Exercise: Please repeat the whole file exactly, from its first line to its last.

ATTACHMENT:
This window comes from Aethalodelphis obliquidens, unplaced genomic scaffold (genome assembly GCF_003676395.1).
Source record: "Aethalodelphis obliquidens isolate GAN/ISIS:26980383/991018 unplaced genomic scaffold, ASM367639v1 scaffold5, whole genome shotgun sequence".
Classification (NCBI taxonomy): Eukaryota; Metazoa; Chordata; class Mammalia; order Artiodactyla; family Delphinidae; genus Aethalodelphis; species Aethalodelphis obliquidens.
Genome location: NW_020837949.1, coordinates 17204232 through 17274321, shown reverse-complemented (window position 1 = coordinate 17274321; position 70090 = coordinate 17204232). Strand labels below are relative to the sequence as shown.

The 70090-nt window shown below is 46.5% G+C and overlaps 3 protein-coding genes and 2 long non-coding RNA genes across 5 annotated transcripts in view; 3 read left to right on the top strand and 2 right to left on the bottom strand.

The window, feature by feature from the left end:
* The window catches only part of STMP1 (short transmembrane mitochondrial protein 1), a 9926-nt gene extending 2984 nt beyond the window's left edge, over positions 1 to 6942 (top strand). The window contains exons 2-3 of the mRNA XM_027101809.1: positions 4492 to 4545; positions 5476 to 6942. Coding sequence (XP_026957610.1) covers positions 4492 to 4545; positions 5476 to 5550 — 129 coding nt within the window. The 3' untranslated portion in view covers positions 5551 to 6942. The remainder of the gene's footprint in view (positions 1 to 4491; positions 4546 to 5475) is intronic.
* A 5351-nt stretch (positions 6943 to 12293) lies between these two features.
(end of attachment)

This window comes from Aethalodelphis obliquidens, unplaced genomic scaffold (genome assembly GCF_003676395.1).
Source record: "Aethalodelphis obliquidens isolate GAN/ISIS:26980383/991018 unplaced genomic scaffold, ASM367639v1 scaffold5, whole genome shotgun sequence".
Classification (NCBI taxonomy): Eukaryota; Metazoa; Chordata; class Mammalia; order Artiodactyla; family Delphinidae; genus Aethalodelphis; species Aethalodelphis obliquidens.
Genome location: NW_020837949.1, coordinates 17204232 through 17274321, shown reverse-complemented (window position 1 = coordinate 17274321; position 70090 = coordinate 17204232). Strand labels below are relative to the sequence as shown.

The 70090-nt window shown below is 46.5% G+C and overlaps 3 protein-coding genes and 2 long non-coding RNA genes across 5 annotated transcripts in view; 3 read left to right on the top strand and 2 right to left on the bottom strand.

The window, feature by feature from the left end:
* The window catches only part of STMP1 (short transmembrane mitochondrial protein 1), a 9926-nt gene extending 2984 nt beyond the window's left edge, over positions 1 to 6942 (top strand). The window contains exons 2-3 of the mRNA XM_027101809.1: positions 4492 to 4545; positions 5476 to 6942. Coding sequence (XP_026957610.1) covers positions 4492 to 4545; positions 5476 to 5550 — 129 coding nt within the window. The 3' untranslated portion in view covers positions 5551 to 6942. The remainder of the gene's footprint in view (positions 1 to 4491; positions 4546 to 5475) is intronic.
* A 5351-nt stretch (positions 6943 to 12293) lies between these two features.